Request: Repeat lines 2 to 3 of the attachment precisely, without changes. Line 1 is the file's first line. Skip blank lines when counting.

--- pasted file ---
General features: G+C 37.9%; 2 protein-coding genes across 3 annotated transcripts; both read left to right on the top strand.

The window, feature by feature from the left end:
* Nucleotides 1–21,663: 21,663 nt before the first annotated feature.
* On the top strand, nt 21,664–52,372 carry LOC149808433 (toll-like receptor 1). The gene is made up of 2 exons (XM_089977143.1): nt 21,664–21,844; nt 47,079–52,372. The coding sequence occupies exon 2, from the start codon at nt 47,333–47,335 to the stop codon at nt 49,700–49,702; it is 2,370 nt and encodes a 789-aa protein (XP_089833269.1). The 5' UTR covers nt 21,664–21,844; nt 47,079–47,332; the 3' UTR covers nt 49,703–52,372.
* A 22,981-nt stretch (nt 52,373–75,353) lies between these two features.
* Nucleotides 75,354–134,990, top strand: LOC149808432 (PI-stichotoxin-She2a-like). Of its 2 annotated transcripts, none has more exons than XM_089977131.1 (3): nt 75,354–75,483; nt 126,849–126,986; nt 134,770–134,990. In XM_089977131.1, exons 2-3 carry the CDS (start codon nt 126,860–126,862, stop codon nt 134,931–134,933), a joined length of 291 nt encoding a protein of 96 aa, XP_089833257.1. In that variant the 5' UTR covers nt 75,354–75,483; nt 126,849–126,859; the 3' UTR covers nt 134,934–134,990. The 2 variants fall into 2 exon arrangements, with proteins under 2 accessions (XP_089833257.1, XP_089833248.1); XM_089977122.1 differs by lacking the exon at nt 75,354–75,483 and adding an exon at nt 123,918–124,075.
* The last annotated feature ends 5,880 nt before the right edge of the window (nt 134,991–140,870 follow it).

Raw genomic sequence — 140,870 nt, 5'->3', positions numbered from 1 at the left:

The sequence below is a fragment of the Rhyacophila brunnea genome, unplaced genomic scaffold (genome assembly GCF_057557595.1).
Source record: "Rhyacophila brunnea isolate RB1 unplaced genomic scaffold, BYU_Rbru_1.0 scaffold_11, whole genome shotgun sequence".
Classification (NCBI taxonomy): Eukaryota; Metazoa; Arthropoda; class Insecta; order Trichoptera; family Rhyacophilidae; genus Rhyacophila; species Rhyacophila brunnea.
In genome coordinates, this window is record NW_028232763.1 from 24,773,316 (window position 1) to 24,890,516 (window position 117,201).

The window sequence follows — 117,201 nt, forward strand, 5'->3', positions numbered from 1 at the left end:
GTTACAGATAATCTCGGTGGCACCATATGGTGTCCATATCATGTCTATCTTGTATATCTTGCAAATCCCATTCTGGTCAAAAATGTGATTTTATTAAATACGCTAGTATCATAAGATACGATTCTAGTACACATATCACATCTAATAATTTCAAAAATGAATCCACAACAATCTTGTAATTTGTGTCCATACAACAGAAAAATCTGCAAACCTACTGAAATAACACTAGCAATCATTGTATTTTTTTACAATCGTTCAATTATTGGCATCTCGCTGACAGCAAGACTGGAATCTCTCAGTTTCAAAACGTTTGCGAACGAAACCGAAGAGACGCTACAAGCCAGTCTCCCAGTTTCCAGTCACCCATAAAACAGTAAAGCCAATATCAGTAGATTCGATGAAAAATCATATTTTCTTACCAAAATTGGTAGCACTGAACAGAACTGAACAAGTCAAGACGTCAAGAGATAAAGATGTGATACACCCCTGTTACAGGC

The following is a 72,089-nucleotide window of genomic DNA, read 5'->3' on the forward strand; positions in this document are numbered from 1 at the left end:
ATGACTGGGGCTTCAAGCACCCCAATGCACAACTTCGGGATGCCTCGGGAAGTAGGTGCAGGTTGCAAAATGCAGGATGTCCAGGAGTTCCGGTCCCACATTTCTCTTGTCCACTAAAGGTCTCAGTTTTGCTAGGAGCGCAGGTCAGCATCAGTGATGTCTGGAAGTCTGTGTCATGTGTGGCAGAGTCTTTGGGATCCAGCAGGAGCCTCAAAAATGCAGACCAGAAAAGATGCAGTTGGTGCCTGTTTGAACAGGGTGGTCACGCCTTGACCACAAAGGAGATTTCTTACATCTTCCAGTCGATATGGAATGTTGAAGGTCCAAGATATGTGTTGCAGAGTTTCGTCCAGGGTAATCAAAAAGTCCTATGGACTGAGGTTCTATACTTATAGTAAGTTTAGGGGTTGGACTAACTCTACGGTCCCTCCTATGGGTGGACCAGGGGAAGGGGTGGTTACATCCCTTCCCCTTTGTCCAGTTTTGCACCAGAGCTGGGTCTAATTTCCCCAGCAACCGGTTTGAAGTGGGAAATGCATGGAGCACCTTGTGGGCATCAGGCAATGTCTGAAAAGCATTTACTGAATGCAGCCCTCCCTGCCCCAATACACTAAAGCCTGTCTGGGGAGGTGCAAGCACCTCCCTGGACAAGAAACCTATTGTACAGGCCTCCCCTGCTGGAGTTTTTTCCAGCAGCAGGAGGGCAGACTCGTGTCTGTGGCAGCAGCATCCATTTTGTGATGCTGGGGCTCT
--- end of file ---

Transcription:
The window, feature by feature from the left end:
* Nucleotides 1–21,663: 21,663 nt before the first annotated feature.